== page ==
Mega mergers can't cure the pharmaceutical industry

Mega-mergers are the wrong prescription

A flurry of major pharmaceutical company mergers and acquisitions got plenty of attention this spring. Pfizer's (PFE) acquisition of Wyeth, Merck's (MRK) purchase of Schering-Plough and Genentech's (DNA) deal with Roche all made headlines for their potential to help the resulting entities reduce costs and add new, promising drugs to company pipelines.

But a recent string of quieter agreements that signal collaboration on research and development-as opposed to takeovers-point the way to the real future of the industry.


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Collaborate to Innovate

Merck and AstraZeneca (AZN) combined two of their leading pipeline products to develop an innovative cancer therapy, GlaxoSmithKline (GSK) and Concert Pharmaceuticals pooled pipeline assets in part to distribute risk, and Pfizer and GSK combined their HIV pipelines and marketed products into a joint venture to increase their chances of success.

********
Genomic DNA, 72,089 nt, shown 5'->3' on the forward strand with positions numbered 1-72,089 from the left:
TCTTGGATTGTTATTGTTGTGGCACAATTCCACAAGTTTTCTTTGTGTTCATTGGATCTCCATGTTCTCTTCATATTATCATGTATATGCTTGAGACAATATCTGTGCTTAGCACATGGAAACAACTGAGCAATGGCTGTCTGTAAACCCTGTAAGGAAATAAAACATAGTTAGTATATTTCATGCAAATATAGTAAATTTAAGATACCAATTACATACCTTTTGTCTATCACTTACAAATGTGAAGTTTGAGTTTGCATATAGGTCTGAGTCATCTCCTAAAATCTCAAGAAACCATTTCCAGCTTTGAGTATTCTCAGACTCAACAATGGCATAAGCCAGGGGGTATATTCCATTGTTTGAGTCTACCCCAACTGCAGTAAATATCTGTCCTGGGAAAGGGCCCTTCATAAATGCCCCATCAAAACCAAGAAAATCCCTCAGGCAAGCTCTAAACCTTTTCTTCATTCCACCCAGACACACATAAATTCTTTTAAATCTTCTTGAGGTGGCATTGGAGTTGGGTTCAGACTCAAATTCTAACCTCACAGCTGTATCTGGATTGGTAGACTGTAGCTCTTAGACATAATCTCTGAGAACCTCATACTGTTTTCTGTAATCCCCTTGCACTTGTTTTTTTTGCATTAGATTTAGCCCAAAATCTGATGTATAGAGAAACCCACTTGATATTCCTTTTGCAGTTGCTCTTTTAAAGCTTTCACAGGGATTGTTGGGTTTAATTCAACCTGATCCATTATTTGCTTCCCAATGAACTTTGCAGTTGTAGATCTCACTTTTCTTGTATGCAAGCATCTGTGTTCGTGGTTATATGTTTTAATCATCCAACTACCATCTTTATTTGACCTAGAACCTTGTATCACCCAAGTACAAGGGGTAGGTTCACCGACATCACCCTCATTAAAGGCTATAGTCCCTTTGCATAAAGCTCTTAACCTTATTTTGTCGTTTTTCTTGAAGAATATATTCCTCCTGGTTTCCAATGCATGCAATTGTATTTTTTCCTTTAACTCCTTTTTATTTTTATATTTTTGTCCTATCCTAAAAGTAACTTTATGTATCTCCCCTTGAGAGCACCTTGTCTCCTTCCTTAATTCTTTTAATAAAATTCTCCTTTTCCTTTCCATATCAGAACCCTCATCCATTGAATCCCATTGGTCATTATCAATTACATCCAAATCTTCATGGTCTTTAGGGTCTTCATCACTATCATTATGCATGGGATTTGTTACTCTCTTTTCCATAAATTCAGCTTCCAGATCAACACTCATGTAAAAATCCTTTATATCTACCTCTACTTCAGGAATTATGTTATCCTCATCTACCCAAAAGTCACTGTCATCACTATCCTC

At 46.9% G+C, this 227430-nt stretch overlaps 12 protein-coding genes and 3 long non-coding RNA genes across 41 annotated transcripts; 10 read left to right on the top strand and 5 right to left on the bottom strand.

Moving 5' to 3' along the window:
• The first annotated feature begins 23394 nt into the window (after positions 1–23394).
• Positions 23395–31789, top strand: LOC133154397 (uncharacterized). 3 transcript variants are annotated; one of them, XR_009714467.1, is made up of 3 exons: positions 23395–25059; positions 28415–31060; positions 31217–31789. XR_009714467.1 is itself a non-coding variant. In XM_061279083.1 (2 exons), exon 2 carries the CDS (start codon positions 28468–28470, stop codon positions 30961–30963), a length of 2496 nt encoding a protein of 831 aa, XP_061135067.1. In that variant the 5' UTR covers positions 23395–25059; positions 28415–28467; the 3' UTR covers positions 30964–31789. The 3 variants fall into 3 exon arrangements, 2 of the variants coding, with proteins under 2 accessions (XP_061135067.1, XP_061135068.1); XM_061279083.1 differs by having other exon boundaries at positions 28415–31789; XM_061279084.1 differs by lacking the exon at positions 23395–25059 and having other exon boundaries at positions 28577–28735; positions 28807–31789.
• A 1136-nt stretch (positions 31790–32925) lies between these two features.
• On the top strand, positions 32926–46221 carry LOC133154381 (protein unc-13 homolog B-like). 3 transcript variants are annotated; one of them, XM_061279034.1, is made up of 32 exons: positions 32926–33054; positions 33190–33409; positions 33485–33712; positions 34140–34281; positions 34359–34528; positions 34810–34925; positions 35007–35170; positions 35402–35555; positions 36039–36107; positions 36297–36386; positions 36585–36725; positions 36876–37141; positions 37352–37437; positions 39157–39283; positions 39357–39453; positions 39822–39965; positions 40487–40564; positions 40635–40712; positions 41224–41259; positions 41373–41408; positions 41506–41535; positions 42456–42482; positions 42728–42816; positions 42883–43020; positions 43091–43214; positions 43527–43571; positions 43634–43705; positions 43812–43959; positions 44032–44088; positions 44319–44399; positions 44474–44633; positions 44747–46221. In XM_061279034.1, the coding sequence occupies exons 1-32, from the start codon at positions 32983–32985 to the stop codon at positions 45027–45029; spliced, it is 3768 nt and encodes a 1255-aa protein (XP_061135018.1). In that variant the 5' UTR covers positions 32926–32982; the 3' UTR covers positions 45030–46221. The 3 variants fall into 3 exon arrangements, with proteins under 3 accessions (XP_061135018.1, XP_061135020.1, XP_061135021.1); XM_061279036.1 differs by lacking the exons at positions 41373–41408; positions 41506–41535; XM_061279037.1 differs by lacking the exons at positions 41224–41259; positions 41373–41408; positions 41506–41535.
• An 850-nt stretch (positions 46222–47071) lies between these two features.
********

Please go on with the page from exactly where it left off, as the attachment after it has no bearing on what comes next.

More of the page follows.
These arrangements represent new, promising ways for the industry to make its innovation machine run more efficiently. And they stand in contrast to long-held R&D strategies that focused on out-spending and out-innovating the competition. Drugmakers pursued drug discovery and development on their own, bearing all the risk and reaping all the rewards. But that model is proving unsustainable.

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